Does your backyard have a tendency to take on a lot of water when the spring rains start to fall? Maybe you've noticed large pools of water in various places on your lawn just after a storm. A flooded yard can damage your grass or harm your foundation. In addition, the water can find its way into your basement, causing a big mess followed by a costly cleanup. Luckily, there are ways to prevent backyard flooding. Consider these six tips for your backyard this spring.
- Add an Extension to Your Downspout. This trick can be helpful if water pools on the ground beneath your downspout during a storm. By extending your downspout, you'll be helping the water move farther away from your home. Of course, make sure to choose an extension with the right fit for your downspout. These extensions are available at hardware and big-box stores.
- Install a Driveway Made of Permeable Pavers. If you have an old concrete driveway that contributes to the flooding in your yard, consider creating one with permeable pavers. Essentially, this is a driveway made of paving stones with spaces left between them. Rainwater runs down between the stones and travels through the layers beneath and back into the ground. Permeable pavers are available in different colors and sizes, adding a dose of style to your landscape.
- Set Up a Rain Barrel. Place a rain barrel beneath your downspout. It will catch the rain flowing through your gutters before it reaches the yard. You can use the water you capture in your rain barrel to water your garden, water your indoor plants, or refill the birdbath!
- Make a Swale. When you create a swale, you're giving water a natural way to flow out of your yard. Some swales are lined with stone, while others are bordered by plants and other vegetation that soak up the rainwater flowing by. I like the idea of using a purely natural way of removing water from a yard. In fact, a well-planned swale can be one of the highlights of your landscape!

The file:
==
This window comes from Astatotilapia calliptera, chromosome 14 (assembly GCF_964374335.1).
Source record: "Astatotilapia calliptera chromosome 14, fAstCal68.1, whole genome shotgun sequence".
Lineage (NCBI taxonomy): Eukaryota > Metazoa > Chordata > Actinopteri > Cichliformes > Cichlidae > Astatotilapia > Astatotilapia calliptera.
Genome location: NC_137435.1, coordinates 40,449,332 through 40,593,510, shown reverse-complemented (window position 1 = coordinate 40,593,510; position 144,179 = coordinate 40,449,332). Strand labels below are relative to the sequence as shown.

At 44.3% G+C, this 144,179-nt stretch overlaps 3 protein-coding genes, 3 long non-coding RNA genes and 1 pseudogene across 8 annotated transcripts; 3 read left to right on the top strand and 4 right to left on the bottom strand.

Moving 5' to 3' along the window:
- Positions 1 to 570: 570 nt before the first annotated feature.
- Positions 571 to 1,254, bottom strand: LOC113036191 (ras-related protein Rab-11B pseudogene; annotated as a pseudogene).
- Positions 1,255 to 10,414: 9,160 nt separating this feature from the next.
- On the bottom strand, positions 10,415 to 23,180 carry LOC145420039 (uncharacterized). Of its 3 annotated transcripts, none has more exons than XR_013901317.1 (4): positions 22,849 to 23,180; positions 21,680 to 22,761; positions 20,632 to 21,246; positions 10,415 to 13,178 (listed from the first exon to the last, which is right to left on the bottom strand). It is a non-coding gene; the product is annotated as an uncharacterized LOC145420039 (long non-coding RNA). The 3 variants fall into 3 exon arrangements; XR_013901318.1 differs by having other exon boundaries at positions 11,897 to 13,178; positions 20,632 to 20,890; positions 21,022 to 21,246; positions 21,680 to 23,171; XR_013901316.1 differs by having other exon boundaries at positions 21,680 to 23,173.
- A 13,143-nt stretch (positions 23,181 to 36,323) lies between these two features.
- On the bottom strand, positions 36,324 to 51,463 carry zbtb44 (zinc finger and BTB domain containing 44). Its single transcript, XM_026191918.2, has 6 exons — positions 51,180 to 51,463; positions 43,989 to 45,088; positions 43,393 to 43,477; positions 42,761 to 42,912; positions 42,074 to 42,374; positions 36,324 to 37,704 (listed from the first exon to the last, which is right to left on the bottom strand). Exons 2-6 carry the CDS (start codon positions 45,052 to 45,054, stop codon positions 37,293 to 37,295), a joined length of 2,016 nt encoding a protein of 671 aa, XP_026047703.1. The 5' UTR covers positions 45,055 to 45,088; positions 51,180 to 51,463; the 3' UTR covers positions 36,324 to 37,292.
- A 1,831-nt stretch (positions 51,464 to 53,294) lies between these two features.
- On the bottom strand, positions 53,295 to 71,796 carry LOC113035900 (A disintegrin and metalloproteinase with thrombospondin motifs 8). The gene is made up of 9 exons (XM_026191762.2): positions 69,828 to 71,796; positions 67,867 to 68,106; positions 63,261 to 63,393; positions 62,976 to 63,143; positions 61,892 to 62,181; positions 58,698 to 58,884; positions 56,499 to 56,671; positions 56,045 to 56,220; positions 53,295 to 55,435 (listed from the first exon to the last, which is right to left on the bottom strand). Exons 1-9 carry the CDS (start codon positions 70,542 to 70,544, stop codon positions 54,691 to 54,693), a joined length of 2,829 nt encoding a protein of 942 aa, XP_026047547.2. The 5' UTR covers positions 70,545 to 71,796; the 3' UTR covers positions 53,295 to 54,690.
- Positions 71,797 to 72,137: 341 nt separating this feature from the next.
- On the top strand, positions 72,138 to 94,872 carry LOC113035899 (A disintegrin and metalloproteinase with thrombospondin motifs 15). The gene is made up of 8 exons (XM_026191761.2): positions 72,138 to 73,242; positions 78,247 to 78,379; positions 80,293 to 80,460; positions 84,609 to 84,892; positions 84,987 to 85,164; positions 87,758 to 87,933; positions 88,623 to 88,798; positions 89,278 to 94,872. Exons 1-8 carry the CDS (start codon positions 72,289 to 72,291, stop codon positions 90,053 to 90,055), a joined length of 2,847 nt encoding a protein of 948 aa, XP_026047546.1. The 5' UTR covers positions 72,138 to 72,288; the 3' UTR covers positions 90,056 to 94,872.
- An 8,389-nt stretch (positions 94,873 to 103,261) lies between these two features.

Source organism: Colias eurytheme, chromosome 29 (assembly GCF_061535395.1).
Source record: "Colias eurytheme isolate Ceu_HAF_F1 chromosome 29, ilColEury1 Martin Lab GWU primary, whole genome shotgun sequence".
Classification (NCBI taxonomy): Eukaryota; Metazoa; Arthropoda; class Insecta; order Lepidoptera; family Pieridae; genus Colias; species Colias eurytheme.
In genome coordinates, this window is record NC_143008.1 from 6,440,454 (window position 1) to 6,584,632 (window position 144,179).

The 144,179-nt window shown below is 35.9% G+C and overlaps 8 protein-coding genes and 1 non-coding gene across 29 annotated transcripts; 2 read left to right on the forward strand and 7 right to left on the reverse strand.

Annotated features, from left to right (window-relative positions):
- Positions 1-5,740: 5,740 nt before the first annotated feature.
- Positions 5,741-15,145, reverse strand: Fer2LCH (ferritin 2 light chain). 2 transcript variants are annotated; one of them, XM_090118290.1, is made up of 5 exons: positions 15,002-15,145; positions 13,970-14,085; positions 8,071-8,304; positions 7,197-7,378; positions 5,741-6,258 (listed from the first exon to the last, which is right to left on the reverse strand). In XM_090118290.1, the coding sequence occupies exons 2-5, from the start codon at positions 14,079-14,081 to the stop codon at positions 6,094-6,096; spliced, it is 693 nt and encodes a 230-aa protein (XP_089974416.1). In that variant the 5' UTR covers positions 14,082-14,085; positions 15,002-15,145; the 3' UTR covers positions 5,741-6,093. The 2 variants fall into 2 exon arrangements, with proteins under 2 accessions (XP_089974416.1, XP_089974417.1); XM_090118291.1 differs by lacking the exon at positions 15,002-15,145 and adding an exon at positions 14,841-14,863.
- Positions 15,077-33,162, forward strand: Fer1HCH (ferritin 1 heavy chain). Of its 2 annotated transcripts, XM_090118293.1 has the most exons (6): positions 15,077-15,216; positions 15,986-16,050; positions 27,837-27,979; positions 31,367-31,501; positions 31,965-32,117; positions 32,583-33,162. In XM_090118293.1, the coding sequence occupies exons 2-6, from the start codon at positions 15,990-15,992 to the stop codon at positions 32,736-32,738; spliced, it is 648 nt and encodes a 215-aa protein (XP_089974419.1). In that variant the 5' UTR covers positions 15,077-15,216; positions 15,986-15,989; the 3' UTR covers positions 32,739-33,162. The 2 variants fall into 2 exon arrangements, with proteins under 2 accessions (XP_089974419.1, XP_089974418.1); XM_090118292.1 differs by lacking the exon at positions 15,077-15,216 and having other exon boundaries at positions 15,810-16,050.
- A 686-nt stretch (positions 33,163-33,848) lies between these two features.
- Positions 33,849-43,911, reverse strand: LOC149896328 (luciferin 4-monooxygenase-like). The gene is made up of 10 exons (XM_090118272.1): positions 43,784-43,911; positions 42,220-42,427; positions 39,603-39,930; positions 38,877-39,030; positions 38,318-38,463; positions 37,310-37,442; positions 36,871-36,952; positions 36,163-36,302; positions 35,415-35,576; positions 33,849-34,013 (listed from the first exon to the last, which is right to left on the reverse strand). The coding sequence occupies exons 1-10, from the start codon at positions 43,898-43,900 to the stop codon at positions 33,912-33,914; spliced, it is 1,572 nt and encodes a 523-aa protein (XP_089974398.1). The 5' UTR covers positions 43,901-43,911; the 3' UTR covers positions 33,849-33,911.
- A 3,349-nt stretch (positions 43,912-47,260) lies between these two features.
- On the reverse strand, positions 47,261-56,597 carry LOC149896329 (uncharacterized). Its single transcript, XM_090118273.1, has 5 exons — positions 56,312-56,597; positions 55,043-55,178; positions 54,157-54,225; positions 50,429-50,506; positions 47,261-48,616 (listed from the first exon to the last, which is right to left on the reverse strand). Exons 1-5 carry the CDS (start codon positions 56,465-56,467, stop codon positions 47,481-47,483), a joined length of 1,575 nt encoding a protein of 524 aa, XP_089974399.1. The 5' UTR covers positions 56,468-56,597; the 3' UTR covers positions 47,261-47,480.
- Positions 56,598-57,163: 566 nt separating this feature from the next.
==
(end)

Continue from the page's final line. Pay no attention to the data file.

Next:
- Put Down Heavy Mulch. If you have a few low areas in your yard that collect water during a storm, try filling them with mulch. This helps with drainage until you can find a more permanent solution, such as making a swale or installing a French drain.
- Create a Rain Garden. Plant your rain garden in the lowest area of your yard. A rain garden contains plants that can absorb lots of water. Some examples of plants include irises, New England asters, scarlet beebalm, and foxglove. Making a rain garden is not just a practical way to prevent flooding; it can also add beauty to your yard. Many homeowners run their downspout extension straight toward their rain garden to help the drainage process.
If you're having trouble with flooding in your backyard, try one of these ideas and let me know how it works for you. As always, thanks for reading. - Alan